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We Was Wrong

Audio Commentary  >  Start Here  >  We Was Wrong

We Was Wrong
A section dedicated to the records we think we got wrong.

Say what?
You want to run that by me again?

It’s not really a problem for us: We see no need to cover up our mistakes. The process of learning involves recognizing and correcting previous errors. Approached scientifically, all knowledge — in any field, not just record collecting and music reproduction — is incomplete, imperfect, and must be considered provisional. What’s true today may very well be proven false tomorrow.

We’re so used to the conventional wisdom being wrong, and having our own previous findings overturned by new ones, that we gladly go out of our way in listing after listing to point out just how wrong we were. (And of course why we think we are correct now.)

A common misperception among those visiting the site is that we think we know it all. We don’t. We learn something new about records with every shootout. Each time we go back and play a 180 gram or half-speed mastered LP we used to like (or dislike), we gain a better understanding of its true nature. (The bulk of those "audiophile" pressings seem to get worse and worse over time, but that’s another story for another day.)


Record cleaning gets better, front ends get better, electronics get better, tweaks get better — everything in your audio system should be improving on a regular basis, allowing you to more correctly identify the strengths and weaknesses of every record you play. (I almost forgot: your ears get better too!) If that’s not happening, you’re not doing it right.


We don’t really have the resources to put all the records we were wrong about into this section, so this must be considered a mere taste of that much larger pool.

Keep in mind that the only way you can never be wrong about your records is simply to avoid playing them.

If you have better equipment than you did, say, five years ago, try playing some of your MoFi’s, 180 gram LPs, Japanese pressings, 45 RPM remasters and the like. You might be in for quite a shock.


It’s all good — until the needle hits the groove. Then you might find yourself in need of actual Better Records, not the ones you thought were better. (To that end we have a fairly large section devoted to
Debunking the Pseudo-Audiophile LP that contains a great deal more title-specific information along these same lines.)


 
 
 
 
 
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The Byrds - Fifth Dimension

The Red Labels Can Rock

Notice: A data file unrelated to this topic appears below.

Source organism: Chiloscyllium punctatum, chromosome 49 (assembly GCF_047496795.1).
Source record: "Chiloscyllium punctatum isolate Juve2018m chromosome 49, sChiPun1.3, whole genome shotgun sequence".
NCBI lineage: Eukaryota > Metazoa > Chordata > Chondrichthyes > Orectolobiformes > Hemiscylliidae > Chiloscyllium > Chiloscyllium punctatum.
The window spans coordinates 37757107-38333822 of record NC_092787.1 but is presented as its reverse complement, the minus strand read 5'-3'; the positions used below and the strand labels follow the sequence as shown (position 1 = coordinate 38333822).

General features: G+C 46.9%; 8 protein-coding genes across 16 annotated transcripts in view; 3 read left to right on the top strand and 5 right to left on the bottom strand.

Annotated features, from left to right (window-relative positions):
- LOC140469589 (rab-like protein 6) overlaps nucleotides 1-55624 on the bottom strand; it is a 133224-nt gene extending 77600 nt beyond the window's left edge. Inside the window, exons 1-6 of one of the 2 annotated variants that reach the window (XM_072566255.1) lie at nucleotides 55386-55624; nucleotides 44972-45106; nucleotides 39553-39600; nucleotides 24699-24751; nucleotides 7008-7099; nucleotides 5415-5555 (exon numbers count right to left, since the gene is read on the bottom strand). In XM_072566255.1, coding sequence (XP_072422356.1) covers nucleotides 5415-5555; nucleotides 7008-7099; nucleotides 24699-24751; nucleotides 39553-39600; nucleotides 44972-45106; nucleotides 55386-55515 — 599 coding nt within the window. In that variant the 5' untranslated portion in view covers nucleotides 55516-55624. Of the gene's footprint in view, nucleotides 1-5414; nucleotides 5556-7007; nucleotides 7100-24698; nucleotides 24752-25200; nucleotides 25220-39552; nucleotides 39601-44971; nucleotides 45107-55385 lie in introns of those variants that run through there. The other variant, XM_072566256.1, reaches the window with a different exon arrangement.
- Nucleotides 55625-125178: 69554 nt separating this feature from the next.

(More Accurately, Some of Them Can)

  (Item #: byrdsfifth_fame) 
by Columbia Records



A distinguished member of the Better Records Rock and Pop Hall of Fame.

There was not other Red Label that could hold a candle to this copy in our recent shootout, and no 360 label copy either. It's the exception that proves the rule.

Does it have 100% of the Tubey Magic of the best 360 Label copies? Maybe not, but it has quite a healthy dose, and it does so many things so much better than any of the tube-mastered originals we played that it was simply no contest. There was nothing that communicated the music remotely as well as this Red Label copy did.

More Byrds


  more Info











Frank Sinatra - Sings Days of Wine and Roses & more

Judging Books and Covers

  (Item #: sinatdayso_fame) 
by Reprise LP



A distinguished member of the Better Records Rock and Pop Hall of Fame.

Presented with the less-than-captivating cover and title of Days of Wine and Roses, we were put off by our first impression; that of a budget thrown-together compilation, brought even lower by the fairly generic shot of Old Blue Eyes on the cover. We didn't think an album that looked like this could possibly contain the swinging (or deeply emotional, both are fine with us) Sinatra music we've grown to love from his best Capitol- and Reprise-era releases.

More Frank Sinatra


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John Coltrane - Giant Steps

Live and Learn

  (Item #: coltrgiant_learn) 
by Atlantic LP



A classic case of Live and Learn. Previously we had written:

The extension on both ends of the frequency spectrum is what really sets the best copies apart from the pack. All the top end and that deep bottom and simply not to be found on most copies, and never on even the best originals in our experience. The cutters back then just couldn't cut it.

Now, having heard some amazing originals, we know that the vintage mastering equipment of the day was perfectly capable of getting all the top, all the bottom, and tons of Tubey Magic besides onto the vinyl.